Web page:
Buffett-Backed Heinz Cuts 600 Jobs, Pushes Accountability

HJ Heinz Co., the ketchup maker taken private this year by Warren Buffett’s Berkshire Hathaway Inc. and Jorge Paulo Lemann’s 3G Capital, said it’s cutting 600 office jobs in the U.S. and Canada.

More than half the reduction will be in Pittsburgh, where Heinz is based, according to an e-mailed statement today from Michael Mullen, a spokesman. The ketchup maker will still employ 800 people in the city and 6,000 in North America, he said.

The cuts “will better position the company to support and fund our next chapter,” Mullen wrote. “Our new organizational structure will simplify, strengthen and leverage the company’s global scale, while enabling faster decision making, increased accountability, and accelerated growth.”

Buffett, 82, is betting on 3G to expand the ketchup maker after the $23.3 billion takeover. He said in May that he agreed to the acquisition because of his confidence in Lemann’s firm. Heinz’s new Chief Executive Officer Bernardo Hees shook up management in June, announcing the departure of 11 top executives weeks after completing the deal.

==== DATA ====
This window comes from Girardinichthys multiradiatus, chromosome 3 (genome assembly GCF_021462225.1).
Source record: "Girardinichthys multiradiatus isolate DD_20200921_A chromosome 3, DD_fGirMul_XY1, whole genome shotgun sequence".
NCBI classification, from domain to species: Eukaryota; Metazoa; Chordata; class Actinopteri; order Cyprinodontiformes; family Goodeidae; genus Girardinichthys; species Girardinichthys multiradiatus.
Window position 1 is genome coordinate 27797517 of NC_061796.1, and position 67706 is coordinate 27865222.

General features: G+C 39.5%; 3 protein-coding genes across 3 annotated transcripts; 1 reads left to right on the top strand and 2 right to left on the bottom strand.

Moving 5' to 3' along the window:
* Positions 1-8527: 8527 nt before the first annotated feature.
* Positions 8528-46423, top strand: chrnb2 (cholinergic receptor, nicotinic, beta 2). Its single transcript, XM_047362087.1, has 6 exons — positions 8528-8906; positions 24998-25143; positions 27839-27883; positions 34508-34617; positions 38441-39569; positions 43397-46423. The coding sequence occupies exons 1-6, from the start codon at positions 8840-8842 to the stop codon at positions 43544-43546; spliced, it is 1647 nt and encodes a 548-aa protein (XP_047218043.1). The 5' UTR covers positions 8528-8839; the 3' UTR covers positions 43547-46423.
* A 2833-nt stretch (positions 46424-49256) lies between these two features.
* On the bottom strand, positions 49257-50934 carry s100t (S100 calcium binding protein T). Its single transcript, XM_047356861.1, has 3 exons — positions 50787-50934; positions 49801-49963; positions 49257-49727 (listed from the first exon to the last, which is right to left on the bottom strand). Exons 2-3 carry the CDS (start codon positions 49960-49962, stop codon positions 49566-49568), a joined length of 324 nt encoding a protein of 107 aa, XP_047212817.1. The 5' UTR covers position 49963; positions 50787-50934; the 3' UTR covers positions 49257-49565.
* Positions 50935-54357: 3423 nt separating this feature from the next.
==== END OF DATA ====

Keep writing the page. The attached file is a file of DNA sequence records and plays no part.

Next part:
Berkshire and 3G each contributed about $4 billion to get half the equity in Heinz’s new holding company. In addition, Buffett committed $8 billion for preferred shares that pay a 9 percent dividend.

Affected employees will get “enhanced severance benefits” and help with finding new work, Mullen said. The Associated Press previously reported on the Heinz job cuts.

Lemann’s company has shaken up management in past deals. Within two months of buying Burger King Holdings Inc. in October 2010, 3G cut 413 jobs, including workers at headquarters in Miami. It also said it would reduce spending on travel, rent and other items to save $30 million to $40 million a year.

Burger King’s employee count fell about 12 percent to 34,248 from mid-2010 through 2011, according to regulatory filings. Lemann’s firm sold part of its stake in the chain last year in an initial public offering.